by Simons Chase
From the high vantage point of the Finca Vigía, I can see San Francisco de Paula, the small village outside Havana where Ernest Hemingway lived for decades up until his departure from Cuba in 1960. It looks the same as it did then except now his home is a museum. Set against a flawless sky and the sea in the background, multiple shades of green treetops fan out in gentle layers and give way to the hardness of Havana’s skyline. Tiny drifts of sweet-smelling smoke lift through the trees and scatter in the Caribbean breeze.
Tranquility is a common sensation in Cuba, and here it blooms with little effort. San Francisco de Paula is a typical Cuba town. Animals power most transportation and agriculture, and happiness does not appear to be diminished by material deprivation.
Despite an increase in tourist visitors in recent years, this place still pulses with the remnants of Hemingway’s creative energy in a way that is wholly different from the rest of the Caribbean’s industrial tourism machinery. Few artists of Hemingway’s stature have their homes preserved, and even fewer are as well preserved as the Finca.
Standing next to his writing table, you can perceive his immense natural abilities – and something way more than luck (Hemingway was superstitious) – that produced the Old Man and the Sea, the novella that is attributed to his winning the Nobel Prize for Literature in 1954, and numerous other works. The place provokes reflection by relinquishing the abstractness of school room academics. When something studied becomes experienced, the inward landscape reveals some hidden qualities – a land I could walk through – and a freight of details that are both physical and conceptual.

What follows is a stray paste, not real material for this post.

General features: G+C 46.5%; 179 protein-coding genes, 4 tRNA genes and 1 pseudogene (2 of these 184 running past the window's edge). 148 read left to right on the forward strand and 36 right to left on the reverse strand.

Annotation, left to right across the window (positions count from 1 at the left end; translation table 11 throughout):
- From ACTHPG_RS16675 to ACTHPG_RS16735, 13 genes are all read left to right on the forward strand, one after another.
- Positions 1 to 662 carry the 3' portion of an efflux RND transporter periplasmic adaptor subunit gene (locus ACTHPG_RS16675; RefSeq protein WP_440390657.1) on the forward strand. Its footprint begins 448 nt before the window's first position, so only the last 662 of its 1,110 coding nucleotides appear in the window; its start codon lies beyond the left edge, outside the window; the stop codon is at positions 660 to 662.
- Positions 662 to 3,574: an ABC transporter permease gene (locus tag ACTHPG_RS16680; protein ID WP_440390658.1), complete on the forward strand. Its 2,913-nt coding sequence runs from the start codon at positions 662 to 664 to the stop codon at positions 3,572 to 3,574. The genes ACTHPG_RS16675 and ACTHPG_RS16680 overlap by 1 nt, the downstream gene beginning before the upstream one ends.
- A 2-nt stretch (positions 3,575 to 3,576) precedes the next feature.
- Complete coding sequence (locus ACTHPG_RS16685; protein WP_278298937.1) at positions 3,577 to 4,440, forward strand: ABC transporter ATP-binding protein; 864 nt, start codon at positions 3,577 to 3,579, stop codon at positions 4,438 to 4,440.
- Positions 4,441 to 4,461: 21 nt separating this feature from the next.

For years now, since first reading Hemingway in high school, then after encountering the work again while studying English in college, I’d searched for the extra meaning in Hemingway’s Iceberg Theory. The theory explains his minimalist style and penchant for using simple language and short sentence structure to push complex narratives below the surface of the text, thereby placing demands on the reader to perceive the subconscious underpinnings of his work.
Today, I had hoped to add a new aspect to my understanding of Hemingway’s work.
Over my years of travel to Cuba, I had gotten to know Julio, an employee at the Finca, and was delighted to accept his offer to photograph the interior pages of some of Hemingway’s books that are stored in the museum’s library. We had agreed to meet at the Finca on my next visit. Julio approached me wearing a tan pseudo suede jacket and cockpit sunglasses. We exchanged a few words in Spanish, and I handed him my phone and headed over to the Finca Vigia’s veranda to wait for him to return.